If you REALLY want to be more rigorous about it, you can say that in each case you have or then in each case you can proceed to work with algebra and factor out a 2 to show that the product is even.

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Oh, I see. Thank you so much! :3

Proof by cases(or exhaustion), is part of the specification for the A-Level Maths course I am working my way through, as well as deduction, counter-example and contradiction. Is proof by cases a derivative of proof by deduction? My textbook had that question listed as a "proof by deduction". I assume that because proof by cases is listed as part of the Edexcel A-Level Maths 2017 linear specification, it may be possible that I may encounter a question requiring me to use proof by cases?

Proof by cases(or exhaustion), is part of the specification for the A-Level Maths course I am working my way through, as well as deduction, counter-example and contradiction. Is proof by cases a derivative of proof by deduction? My textbook had that question listed as a "proof by deduction". I assume that because proof by cases is listed as part of the Edexcel A-Level Maths 2017 linear specification, it may be possible that I may encounter a question requiring me to use proof by cases?

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#13

Well an easy way to do it is notice these are consecutive numbers and therefore the product is even.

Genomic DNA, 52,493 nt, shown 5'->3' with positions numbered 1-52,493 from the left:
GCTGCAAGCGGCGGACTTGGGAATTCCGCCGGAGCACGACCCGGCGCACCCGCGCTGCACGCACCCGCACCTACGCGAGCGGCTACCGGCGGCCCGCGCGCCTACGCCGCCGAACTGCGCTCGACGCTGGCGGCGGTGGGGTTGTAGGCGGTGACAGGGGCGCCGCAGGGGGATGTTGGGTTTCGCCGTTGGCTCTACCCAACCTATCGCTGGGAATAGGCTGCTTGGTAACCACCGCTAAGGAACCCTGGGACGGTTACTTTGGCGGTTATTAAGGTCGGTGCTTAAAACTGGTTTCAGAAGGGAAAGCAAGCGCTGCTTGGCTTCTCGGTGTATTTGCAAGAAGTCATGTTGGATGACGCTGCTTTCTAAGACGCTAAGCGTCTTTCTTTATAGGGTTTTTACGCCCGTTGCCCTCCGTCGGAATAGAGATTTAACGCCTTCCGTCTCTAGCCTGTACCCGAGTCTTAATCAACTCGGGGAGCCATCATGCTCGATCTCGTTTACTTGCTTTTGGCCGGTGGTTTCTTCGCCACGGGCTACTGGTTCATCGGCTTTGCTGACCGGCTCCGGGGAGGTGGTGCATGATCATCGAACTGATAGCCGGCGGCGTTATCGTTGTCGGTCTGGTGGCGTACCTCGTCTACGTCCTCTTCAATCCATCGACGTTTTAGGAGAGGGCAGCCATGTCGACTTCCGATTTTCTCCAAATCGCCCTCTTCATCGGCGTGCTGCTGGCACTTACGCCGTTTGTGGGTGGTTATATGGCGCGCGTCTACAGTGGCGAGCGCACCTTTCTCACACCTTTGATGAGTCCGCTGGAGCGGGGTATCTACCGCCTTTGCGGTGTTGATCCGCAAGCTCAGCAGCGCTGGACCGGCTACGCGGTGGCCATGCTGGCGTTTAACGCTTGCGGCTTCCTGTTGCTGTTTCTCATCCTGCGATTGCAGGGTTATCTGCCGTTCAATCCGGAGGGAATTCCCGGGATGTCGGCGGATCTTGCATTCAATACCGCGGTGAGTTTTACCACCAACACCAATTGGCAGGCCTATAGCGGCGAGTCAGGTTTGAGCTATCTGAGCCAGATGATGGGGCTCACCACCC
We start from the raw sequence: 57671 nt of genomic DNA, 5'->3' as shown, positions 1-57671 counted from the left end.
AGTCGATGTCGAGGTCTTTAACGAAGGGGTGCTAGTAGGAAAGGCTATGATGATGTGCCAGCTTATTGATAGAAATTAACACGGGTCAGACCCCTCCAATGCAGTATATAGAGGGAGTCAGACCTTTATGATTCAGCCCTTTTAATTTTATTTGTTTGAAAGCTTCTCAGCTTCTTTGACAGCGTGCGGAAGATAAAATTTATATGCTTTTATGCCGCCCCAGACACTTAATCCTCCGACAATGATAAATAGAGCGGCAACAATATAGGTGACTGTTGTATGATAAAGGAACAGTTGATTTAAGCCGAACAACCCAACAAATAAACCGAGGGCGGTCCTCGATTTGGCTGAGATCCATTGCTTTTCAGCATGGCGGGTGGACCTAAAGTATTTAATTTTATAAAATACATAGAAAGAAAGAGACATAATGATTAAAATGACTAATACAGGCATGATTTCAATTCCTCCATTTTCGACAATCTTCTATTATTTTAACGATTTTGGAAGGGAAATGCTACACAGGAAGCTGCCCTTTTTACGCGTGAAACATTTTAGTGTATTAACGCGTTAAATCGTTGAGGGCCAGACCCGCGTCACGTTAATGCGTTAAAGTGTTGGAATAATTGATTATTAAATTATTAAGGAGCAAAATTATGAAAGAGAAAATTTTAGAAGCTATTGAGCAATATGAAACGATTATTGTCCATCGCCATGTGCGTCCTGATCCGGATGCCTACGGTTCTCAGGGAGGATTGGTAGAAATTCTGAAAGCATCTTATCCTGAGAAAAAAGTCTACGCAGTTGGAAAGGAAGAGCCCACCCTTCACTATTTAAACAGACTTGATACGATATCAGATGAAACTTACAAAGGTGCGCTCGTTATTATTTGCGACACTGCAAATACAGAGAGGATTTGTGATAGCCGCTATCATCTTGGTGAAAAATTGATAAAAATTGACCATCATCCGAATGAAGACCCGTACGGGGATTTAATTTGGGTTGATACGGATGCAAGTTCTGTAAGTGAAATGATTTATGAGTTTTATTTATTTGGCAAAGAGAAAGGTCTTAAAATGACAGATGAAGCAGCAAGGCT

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#14

**Illidan2**)

Oh. I'm allowed to just write that as my proof? If I were to write something to that effect in an A-Level exam(naturally, I assume i'll be proving something more complex), would I receive the marks? Can I prove it in sentences? I thought I had to figure out some method of conversion into algebra that expresses my thoughts in a logical way. Am I overthinking it?

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#15

(Original post by

Oh, I see. Thank you so much! :3

Proof by cases(or exhaustion), is part of the specification for the A-Level Maths course I am working my way through, as well as deduction, counter-example and contradiction. Is proof by cases a derivative of proof by deduction? My textbook had that question listed as a "proof by deduction". I assume that because proof by cases is listed as part of the Edexcel A-Level Maths 2017 linear specification, it may be possible that I may encounter a question requiring me to use proof by cases?

**Illidan2**)Oh, I see. Thank you so much! :3

Proof by cases(or exhaustion), is part of the specification for the A-Level Maths course I am working my way through, as well as deduction, counter-example and contradiction. Is proof by cases a derivative of proof by deduction? My textbook had that question listed as a "proof by deduction". I assume that because proof by cases is listed as part of the Edexcel A-Level Maths 2017 linear specification, it may be possible that I may encounter a question requiring me to use proof by cases?

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I just checked the solution online. They deduced it by saying "If n is even, n-1 is odd and even*odd=even", and then repeated that for n being odd. Is that proof by deduction or cases?

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#17

(Original post by

I just checked the solution online. They deduced it by saying "If n is even, n-1 is odd and even*odd=even", and then repeated that for n being odd. Is that proof by deduction or cases?

**Illidan2**)I just checked the solution online. They deduced it by saying "If n is even, n-1 is odd and even*odd=even", and then repeated that for n being odd. Is that proof by deduction or cases?